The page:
• Travel ban: President Trump tweeted regarding the seven countries targeted by his travel ban: “72% of refugees admitted into U.S. (2/3 -2/11) during COURT BREAKDOWN are from 7 countries: SYRIA, IRAQ, SOMALIA, IRAN, SUDAN, LIBYA & YEMEN.”
Day 23 (Sat., Feb. 11)
• Hosting the Japanese prime minister: President Donald Trump and First Lady Melania hosted Japanese Prime Minister Shinzo and his wife at Mar-a-Lago in Palm Beach, Florida. The previous day, the White House issued a joint statement from Trump and Abe about the U.S.-Japan alliance.
Day 22 (Fri., Feb. 10)
• U.S.-Iraq alliance: President Trump spoke by phone with Iraqi Prime Minister Haider al-Abadi. According to the “readout” of the call released by the White House, the president “underscore[ed] the support of the United States for the Iraqi people in our shared fight against the terrorist group the Islamic State of Iraq and Syria (ISIS) and “emphasized the buildup of the United States military.” Also, Trump and al-Abadi “spoke to the threat Iran presents across the entire region” and “reaffirmed their commitment to the long-term partnership between the United States and Iraq grounded in the U.S.-Iraq Strategic Framework Agreement.”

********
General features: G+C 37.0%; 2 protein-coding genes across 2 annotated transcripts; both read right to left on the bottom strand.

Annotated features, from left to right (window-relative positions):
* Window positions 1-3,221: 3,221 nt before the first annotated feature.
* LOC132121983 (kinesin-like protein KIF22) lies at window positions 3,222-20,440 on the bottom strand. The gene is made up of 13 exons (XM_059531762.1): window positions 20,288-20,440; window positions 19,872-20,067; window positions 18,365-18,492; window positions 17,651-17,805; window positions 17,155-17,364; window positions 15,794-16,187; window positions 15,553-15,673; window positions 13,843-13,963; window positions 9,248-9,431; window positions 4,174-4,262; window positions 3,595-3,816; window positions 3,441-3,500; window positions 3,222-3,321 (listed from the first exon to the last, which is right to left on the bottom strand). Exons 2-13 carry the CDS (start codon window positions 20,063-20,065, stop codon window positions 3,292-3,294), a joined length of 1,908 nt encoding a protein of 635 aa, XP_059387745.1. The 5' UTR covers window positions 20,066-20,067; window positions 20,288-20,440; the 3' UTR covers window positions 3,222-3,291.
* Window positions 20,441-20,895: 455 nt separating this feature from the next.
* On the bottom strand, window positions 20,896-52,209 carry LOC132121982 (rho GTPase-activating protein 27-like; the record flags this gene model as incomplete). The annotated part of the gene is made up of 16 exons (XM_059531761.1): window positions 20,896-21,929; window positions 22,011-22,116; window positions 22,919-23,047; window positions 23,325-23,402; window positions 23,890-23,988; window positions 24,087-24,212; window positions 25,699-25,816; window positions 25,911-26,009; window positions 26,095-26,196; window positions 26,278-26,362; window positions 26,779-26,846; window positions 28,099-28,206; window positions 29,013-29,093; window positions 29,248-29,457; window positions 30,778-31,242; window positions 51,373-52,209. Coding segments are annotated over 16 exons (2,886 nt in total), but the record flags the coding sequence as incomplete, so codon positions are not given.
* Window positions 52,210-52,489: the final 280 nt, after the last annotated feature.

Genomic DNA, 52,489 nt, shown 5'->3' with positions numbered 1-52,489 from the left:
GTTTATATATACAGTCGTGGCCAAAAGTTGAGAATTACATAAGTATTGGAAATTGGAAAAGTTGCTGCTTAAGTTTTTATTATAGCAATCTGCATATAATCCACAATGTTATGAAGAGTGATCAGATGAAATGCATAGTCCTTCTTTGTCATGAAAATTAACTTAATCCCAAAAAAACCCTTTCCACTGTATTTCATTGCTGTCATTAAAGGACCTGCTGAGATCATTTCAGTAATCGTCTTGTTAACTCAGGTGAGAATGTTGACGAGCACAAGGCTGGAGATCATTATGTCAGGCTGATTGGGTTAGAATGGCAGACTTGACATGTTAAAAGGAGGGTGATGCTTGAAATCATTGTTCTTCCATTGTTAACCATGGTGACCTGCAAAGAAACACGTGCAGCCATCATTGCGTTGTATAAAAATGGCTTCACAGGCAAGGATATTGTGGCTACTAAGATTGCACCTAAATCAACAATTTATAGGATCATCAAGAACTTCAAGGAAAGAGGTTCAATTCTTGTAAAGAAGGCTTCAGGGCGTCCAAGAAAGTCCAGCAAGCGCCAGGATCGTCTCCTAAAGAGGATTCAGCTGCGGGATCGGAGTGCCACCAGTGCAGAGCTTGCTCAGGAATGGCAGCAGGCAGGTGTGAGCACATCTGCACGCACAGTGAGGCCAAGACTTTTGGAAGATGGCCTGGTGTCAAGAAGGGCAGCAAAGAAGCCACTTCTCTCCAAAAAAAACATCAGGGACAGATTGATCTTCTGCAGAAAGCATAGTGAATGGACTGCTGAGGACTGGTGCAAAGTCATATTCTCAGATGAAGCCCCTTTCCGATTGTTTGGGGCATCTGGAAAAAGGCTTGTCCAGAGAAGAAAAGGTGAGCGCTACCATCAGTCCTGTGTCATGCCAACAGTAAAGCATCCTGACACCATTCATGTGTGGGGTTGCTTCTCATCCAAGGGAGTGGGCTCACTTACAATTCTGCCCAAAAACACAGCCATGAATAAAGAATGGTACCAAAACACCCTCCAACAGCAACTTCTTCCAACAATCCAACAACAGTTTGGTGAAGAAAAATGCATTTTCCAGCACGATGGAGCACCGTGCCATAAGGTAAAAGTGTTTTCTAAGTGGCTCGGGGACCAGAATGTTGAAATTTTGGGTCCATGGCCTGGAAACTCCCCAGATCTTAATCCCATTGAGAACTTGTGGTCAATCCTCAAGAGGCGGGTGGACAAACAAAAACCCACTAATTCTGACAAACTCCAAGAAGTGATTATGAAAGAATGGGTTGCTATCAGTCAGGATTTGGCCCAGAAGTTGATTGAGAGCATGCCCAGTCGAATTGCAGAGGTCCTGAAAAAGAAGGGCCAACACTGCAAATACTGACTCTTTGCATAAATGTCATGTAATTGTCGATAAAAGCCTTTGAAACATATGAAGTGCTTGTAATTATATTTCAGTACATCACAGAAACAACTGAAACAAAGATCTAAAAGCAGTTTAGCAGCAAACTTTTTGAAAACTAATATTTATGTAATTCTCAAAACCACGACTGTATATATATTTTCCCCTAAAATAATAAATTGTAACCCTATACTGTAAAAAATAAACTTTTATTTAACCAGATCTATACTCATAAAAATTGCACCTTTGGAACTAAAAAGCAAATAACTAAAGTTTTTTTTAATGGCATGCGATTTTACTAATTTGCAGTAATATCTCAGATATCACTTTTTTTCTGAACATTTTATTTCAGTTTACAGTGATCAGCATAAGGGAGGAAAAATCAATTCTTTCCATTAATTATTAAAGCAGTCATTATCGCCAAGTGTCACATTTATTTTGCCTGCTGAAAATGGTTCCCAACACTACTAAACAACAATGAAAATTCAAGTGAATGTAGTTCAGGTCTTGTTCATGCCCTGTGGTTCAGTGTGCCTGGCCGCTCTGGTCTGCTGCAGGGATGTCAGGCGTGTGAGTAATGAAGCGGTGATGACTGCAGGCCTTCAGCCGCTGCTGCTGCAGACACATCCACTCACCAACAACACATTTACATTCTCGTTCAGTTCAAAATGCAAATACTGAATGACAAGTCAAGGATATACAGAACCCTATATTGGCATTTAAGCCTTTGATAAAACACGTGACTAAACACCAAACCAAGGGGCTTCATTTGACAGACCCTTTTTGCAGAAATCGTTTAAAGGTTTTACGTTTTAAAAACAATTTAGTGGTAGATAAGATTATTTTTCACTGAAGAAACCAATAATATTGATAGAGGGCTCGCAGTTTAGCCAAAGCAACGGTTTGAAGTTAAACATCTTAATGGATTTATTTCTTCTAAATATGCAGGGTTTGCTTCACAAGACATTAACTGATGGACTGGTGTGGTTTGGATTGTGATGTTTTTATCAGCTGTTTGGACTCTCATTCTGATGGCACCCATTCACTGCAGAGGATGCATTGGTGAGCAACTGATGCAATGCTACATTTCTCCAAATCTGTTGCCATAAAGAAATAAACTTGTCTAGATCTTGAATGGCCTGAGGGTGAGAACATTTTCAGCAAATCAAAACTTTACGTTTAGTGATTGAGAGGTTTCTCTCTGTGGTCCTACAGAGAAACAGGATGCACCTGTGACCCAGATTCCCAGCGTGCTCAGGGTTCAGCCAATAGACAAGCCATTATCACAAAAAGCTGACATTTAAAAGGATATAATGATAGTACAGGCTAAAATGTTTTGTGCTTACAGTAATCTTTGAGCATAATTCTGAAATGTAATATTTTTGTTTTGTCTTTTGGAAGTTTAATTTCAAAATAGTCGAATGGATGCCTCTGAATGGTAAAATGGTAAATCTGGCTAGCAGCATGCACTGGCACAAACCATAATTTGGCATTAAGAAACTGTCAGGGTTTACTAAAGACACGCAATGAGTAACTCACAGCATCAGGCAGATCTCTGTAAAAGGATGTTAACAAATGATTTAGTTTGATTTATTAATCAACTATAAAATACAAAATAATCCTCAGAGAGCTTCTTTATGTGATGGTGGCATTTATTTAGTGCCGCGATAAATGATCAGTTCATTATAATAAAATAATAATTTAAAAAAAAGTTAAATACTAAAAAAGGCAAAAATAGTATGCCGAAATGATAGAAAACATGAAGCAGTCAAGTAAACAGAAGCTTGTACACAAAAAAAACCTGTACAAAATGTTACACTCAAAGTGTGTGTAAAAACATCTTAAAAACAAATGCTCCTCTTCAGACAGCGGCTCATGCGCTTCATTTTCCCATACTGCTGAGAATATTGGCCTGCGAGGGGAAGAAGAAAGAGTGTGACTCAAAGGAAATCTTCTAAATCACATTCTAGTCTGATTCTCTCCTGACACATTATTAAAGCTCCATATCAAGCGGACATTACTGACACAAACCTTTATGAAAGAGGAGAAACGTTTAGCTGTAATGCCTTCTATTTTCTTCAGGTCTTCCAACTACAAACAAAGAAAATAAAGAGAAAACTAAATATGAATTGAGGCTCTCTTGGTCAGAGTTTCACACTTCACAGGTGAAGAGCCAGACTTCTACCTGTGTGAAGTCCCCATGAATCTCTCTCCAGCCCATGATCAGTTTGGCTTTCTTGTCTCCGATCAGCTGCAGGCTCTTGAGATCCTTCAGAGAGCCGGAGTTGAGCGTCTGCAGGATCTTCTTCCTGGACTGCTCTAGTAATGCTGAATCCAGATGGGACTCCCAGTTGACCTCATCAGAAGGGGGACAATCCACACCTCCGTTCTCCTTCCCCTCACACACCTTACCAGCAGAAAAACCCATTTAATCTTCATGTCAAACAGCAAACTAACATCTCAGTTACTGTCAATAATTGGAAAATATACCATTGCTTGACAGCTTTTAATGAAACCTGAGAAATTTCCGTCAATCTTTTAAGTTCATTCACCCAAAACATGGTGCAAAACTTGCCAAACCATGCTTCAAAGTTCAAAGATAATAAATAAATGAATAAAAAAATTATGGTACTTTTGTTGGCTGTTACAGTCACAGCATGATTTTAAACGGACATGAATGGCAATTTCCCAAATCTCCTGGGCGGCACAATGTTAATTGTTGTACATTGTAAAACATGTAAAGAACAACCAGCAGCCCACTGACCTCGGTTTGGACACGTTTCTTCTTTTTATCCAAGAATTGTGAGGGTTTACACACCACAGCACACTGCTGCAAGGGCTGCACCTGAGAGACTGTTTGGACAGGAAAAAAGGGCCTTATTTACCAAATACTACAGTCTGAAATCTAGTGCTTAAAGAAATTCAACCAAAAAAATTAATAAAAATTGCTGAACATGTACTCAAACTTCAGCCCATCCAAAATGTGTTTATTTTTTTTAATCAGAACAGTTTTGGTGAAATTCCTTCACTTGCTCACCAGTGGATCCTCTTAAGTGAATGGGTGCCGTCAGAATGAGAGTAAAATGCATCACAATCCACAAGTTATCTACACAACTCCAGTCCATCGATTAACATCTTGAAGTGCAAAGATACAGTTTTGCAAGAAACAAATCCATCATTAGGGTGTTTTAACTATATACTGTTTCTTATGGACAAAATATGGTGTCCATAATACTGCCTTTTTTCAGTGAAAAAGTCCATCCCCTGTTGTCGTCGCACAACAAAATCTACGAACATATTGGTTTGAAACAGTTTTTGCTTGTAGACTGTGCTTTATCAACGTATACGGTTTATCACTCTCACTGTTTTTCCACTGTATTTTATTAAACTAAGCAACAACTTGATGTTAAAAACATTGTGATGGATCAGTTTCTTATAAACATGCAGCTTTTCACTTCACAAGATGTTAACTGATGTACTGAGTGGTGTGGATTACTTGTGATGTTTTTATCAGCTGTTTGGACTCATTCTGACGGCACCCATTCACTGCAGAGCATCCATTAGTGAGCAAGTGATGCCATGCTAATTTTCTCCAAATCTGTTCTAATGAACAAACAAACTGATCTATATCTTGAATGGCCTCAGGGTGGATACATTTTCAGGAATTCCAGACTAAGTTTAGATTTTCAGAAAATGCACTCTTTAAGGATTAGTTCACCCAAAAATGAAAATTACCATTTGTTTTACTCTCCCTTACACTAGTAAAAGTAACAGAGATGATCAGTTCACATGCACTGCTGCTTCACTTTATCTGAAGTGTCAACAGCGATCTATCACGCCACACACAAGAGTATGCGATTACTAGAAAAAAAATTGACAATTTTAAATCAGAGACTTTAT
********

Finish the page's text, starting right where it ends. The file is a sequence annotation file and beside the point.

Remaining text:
• U.S.-Japan alliance: Welcoming Japanese Prime Minister Shinzo Abe to the White House, President Trump said at a joint press conference: “The U.S.-Japan alliance is the cornerstone of peace and stability in the Pacific region. It is important that both Japan and the United States continue to invest very heavily in the alliance to build up our defense and our defensive capabilities.” The White House released a joint statement from the two leaders that expressed the United States’ military commitment to Japan’s security: “The U.S.-Japan Alliance is fully capable of ensuring the security of Japan. The United States is fully committed to defending its homeland, forces, and allies, through the full range of U.S. military capabilities.” The joint statement also said that the United States and Japan are “committed to rigorous implementation of the U.N. Security Council resolutions on North Korea.”
Day 21 (Thurs., Feb. 9)